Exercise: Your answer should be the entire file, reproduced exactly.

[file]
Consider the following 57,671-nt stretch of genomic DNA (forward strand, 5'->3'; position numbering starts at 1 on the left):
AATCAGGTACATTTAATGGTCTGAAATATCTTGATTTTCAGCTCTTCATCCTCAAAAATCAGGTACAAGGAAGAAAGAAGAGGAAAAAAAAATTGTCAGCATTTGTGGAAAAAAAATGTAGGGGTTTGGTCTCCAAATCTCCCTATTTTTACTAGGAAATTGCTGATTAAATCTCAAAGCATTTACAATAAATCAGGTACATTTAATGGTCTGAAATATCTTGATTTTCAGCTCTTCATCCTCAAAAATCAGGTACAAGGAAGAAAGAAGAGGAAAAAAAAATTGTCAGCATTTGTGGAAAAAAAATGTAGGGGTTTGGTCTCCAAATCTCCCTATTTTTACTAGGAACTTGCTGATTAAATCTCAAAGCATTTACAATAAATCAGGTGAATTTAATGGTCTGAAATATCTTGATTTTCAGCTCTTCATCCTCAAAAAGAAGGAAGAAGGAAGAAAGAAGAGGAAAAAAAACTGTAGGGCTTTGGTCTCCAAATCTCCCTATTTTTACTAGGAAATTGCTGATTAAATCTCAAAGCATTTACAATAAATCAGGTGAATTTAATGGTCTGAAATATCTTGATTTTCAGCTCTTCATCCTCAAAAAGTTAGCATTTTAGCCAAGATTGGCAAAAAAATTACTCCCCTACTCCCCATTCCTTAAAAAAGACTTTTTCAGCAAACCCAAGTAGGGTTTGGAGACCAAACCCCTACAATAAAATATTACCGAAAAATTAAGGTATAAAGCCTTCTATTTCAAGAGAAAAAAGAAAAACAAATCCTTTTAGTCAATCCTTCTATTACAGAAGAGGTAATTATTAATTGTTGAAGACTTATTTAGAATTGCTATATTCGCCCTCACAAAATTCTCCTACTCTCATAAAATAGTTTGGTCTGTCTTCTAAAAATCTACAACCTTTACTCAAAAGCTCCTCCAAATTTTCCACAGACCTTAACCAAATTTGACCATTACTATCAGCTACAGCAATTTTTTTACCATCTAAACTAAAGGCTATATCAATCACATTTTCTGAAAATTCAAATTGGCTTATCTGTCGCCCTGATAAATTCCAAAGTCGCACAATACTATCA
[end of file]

Consider the following 57,671-nt stretch of genomic DNA (forward strand, 5'->3'; position numbering starts at 1 on the left):
AATCAGGTACATTTAATGGTCTGAAATATCTTGATTTTCAGCTCTTCATCCTCAAAAATCAGGTACAAGGAAGAAAGAAGAGGAAAAAAAAATTGTCAGCATTTGTGGAAAAAAAATGTAGGGGTTTGGTCTCCAAATCTCCCTATTTTTACTAGGAAATTGCTGATTAAATCTCAAAGCATTTACAATAAATCAGGTACATTTAATGGTCTGAAATATCTTGATTTTCAGCTCTTCATCCTCAAAAATCAGGTACAAGGAAGAAAGAAGAGGAAAAAAAAATTGTCAGCATTTGTGGAAAAAAAATGTAGGGGTTTGGTCTCCAAATCTCCCTATTTTTACTAGGAACTTGCTGATTAAATCTCAAAGCATTTACAATAAATCAGGTGAATTTAATGGTCTGAAATATCTTGATTTTCAGCTCTTCATCCTCAAAAAGAAGGAAGAAGGAAGAAAGAAGAGGAAAAAAAACTGTAGGGCTTTGGTCTCCAAATCTCCCTATTTTTACTAGGAAATTGCTGATTAAATCTCAAAGCATTTACAATAAATCAGGTGAATTTAATGGTCTGAAATATCTTGATTTTCAGCTCTTCATCCTCAAAAAGTTAGCATTTTAGCCAAGATTGGCAAAAAAATTACTCCCCTACTCCCCATTCCTTAAAAAAGACTTTTTCAGCAAACCCAAGTAGGGTTTGGAGACCAAACCCCTACAATAAAATATTACCGAAAAATTAAGGTATAAAGCCTTCTATTTCAAGAGAAAAAAGAAAAACAAATCCTTTTAGTCAATCCTTCTATTACAGAAGAGGTAATTATTAATTGTTGAAGACTTATTTAGAATTGCTATATTCGCCCTCACAAAATTCTCCTACTCTCATAAAATAGTTTGGTCTGTCTTCTAAAAATCTACAACCTTTACTCAAAAGCTCCTCCAAATTTTCCACAGACCTTAACCAAATTTGACCATTACTATCAGCTACAGCAATTTTTTTACCATCTAAACTAAAGGCTATATCAATCACATTTTCTGAAAATTCAAATTGGCTTATCTGTCGCCCTGATAAATTCCAAAGTCGCACAATACTATCA